Cover: Observing estuarine currents and fronts in the Tay Estuary, Scotland, using an airborne SAR with along‐track interferometry (ATI)
Estuaries are extremely dynamic environments where large and frequent changes in bathymetry and channel locations can occur. Because estuaries are major centres of population and industry, there is an ongoing requirement to monitor and predict changes in the current fields. The tidal range, surface wind speed, atmospheric pressure, fresh water inflow and most importantly the stage of the tidal cycle affect the flow vectors. Existing boat‐based methods are unable to provide measurements of current fields with sufficient spatial and depth coverage for accurate modelling of hydrodynamic processes in estuaries. Remotely sensed data offer more extensive, synoptic, spatial coverage. However, previous studies to map the full details of the current field based on conventional optical and thermal imaging have been limited by insufficient temporal coverage and the lack of identifiable features that can be tracked. Synthetic aperture radar (SAR) imaging with along‐track interferometry (ATI) has the potential to overcome both of these limitations because it can retrieve quantitative measurements of sea surface state parameters and instantaneous surface flow from a single pass over a whole estuary. The preliminary results of ATI observations over the Tay Estuary, Scotland, validated with coincident in situ boat based observations, are presented here.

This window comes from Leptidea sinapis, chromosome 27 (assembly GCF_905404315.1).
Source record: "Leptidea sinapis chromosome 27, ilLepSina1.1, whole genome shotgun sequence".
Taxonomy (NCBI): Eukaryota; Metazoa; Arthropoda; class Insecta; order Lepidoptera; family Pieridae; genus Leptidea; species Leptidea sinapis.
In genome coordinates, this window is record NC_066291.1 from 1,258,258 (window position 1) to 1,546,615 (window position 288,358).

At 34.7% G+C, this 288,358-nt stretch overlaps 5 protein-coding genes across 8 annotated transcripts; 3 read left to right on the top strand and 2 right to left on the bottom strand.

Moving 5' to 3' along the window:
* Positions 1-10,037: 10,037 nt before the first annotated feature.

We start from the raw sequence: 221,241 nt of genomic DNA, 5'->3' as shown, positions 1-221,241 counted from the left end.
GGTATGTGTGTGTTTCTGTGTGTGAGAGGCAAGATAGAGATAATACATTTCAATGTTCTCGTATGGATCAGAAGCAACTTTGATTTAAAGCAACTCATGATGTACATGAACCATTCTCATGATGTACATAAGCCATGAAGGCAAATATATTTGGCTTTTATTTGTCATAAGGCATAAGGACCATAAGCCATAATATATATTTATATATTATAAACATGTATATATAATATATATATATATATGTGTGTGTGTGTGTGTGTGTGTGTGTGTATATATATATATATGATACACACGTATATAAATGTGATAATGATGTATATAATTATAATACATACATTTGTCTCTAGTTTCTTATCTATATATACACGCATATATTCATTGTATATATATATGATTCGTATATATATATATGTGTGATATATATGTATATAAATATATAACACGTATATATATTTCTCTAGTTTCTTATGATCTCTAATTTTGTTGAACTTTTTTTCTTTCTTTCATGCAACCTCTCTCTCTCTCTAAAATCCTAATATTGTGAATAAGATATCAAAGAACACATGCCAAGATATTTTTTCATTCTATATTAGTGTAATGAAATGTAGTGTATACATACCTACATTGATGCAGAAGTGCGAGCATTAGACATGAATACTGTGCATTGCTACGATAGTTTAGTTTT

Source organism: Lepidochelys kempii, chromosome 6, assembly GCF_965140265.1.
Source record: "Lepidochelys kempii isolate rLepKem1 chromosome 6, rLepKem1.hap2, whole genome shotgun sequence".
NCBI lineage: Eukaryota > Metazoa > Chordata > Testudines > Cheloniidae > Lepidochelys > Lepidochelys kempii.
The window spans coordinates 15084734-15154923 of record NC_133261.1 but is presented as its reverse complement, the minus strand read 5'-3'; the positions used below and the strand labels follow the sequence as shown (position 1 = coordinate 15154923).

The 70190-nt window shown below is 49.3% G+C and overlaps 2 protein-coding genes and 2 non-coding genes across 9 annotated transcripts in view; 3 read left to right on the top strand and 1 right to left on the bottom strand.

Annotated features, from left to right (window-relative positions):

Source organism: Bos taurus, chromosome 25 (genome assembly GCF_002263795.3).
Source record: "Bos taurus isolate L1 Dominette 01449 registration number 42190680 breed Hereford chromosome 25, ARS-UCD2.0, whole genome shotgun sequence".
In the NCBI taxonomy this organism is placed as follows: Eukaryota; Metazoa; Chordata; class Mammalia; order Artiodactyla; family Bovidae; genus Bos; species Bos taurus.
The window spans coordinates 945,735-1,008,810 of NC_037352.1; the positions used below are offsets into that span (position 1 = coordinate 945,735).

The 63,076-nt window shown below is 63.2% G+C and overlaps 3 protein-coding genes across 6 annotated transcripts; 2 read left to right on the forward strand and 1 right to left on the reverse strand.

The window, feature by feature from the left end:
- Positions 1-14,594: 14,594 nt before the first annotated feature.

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Document Type: Research Article
Department of Geography, University of Hull, Hull HU6 7RX, England, UK
Communications and Signal Processing Department, BAE SYSTEMS Advanced Technology Centre, Great Baddow, Chelmsford, Essex CM2 8HN, England, UK
Centre for Applied Oceanography, University of Wales, Bangor, Marine Science Laboratories, Menai Bridge, Anglesey LL59 5AB, Wales, UK
Department of Geography, Lancaster University, Lancaster LA1 4YB, England, UK
Department of Civil Engineering, University of Strathclyde, Glasgow G4 0NG, Scotland, UK
Division of Electronic Engineering and Physics, Faculty of Engineering and Physical Sciences, University of Dundee, Dundee DD1 4HN, Scotland, UK
Publication date: 2005-10-20
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